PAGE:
LINDA WERTHEIMER, HOST:
Donald Trump still dominates the conversation as well as the polls in the Republican presidential race. Trump is defending his failure to challenge a supporter in New Hampshire who asserted that President Obama is a Muslim and is not an American citizen. Here's what Trump said in Iowa last night.
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DONALD TRUMP: Am I morally obligated to defend the president every time somebody says something bad or controversial about him? I don't think so, right?
WERTHEIMER: NPR's Mara Liasson is following the controversy and how other Republicans are responding. She joins me on the line. Hello, Mara.
MARA LIASSON, BYLINE: Hi, Linda.
WERTHEIMER: So take us back to that question-and-answer session that started this round. It was in Rochester, N.H., on Thursday.
LIASSON: And I was there covering that event. And when Donald Trump opened up the floor to Q-and-A, this was the very first question he took.
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TRUMP: OK, this man; I like this guy.
UNIDENTIFIED MAN: Amen, OK. We have a problem in this country; it's called Muslims. We know our current president is one.
UNIDENTIFIED MAN: You know he's not even an American...
TRUMP: We need this question...
UNIDENTIFIED MAN: ...Birth certificate, man.
TRUMP: This is the first question.
UNIDENTIFIED MAN: But anyway, we have training camps growing where they want to kill us. That's my question, when can we get rid of them?
TRUMP: We're going to be looking at a lot of different things, and, you know, a lot of people are saying that and a lot of people are saying that bad things are happening out there. We're going to be looking at that and plenty of other things.
LIASSON: So maybe it's not surprising Trump didn't correct that guy and point out that President Obama is not a Muslim, he is an American, and he didn't push back against the implication that being a Muslim is a bad thing. Remember that Donald Trump was the original big birther. And his campaign has become a magnet for the xenophobic wing of the Republican Party. You know, a recent CNN poll - a recent CNN poll - showed 29 percent of Americans and 43 percent of Republicans still believe that President Obama is a Muslim. And that Muslim training camp theme that the questioner asked is a staple on right-wing media.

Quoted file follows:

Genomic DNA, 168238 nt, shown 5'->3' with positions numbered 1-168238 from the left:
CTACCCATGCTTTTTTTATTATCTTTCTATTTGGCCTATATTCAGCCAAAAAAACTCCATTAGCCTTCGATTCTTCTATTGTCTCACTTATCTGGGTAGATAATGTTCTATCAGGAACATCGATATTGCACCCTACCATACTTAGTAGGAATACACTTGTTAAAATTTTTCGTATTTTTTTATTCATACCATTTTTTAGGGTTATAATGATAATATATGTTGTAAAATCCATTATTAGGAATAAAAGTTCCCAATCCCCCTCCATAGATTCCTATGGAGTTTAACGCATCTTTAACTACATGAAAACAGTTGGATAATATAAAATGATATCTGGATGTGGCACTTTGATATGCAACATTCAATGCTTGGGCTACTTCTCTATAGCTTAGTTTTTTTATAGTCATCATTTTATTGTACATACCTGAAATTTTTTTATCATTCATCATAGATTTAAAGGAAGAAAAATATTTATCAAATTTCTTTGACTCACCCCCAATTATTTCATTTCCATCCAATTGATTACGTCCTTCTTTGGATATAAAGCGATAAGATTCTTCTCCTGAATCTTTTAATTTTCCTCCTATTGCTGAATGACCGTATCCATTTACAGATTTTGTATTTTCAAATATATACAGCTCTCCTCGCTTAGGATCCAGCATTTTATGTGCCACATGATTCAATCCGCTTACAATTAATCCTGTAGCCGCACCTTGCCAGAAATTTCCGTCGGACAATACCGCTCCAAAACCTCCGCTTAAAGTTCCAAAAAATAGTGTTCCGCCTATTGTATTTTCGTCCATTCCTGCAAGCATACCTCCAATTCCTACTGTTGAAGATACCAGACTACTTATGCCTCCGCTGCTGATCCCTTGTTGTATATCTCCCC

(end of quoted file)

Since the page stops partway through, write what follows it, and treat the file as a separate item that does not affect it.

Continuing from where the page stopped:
WERTHEIMER: Now, we heard Trump defending his statement last night, and he was pressed about it in interviews this morning. What's he saying?
LIASSON: Well, he's doubling down, really. He gave - he refused to say whether he thought the president was born here. When he was asked on "Meet The Press" whether he could support a Muslim as president, he said, quote, "some people have said it already happened, frankly." So he's perpetuating this lie about the president being a Muslim. Then Ben Carson, also on "Meet The Press," was asked the same question, and he was categorical in say he does not want a Muslim as president. Here's Carson's answer.
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BEN CARSON: I would not advocate that we put a Muslim in charge of this nation. I absolutely would not agree with that.
LIASSON: There are others in the race who have criticized Trump. Jeb Bush says President Obama is a Christian and American. Chris Christie said he would have corrected that questioner. Lindsey Graham was very strong in condemning Trump. But when Ben Carson says something like that, it's going to dominate the conversation and frankly, I think it will complicate the Republican Party's efforts to be more welcoming to minorities.
WERTHEIMER: So do you think this latest bit of controversial behavior will affect anything, the presidential race, the Republican Party?
LIASSON: Well, a lot of establishment Republicans have been hoping that Trump will implode. And up until now, it hasn't seemed that no matter who Trump insults or how divisive he is, nothing changes. But maybe something different is happening now. We are seeing a couple of new polls where Trump is weakening. In the latest NBC poll, Trump is still in first place, but he's dropped eight points. Carly Fiorina, she had a great debate performance.
She has now surged into second and Carson is third. So we are seeing, you know, a little bit of weakening. We don't know where that's going to go. Republicans are increasingly aggressive about taking on Trump himself, his temperament, his readiness to be president and his comments but not what he stands for, and that is the debate that many people think the Republican Party needs to have and it hasn't had it yet.
WERTHEIMER: NPR's national political correspondent, Mara Liasson. Thank you, Mara.
LIASSON: Thank you, Linda.
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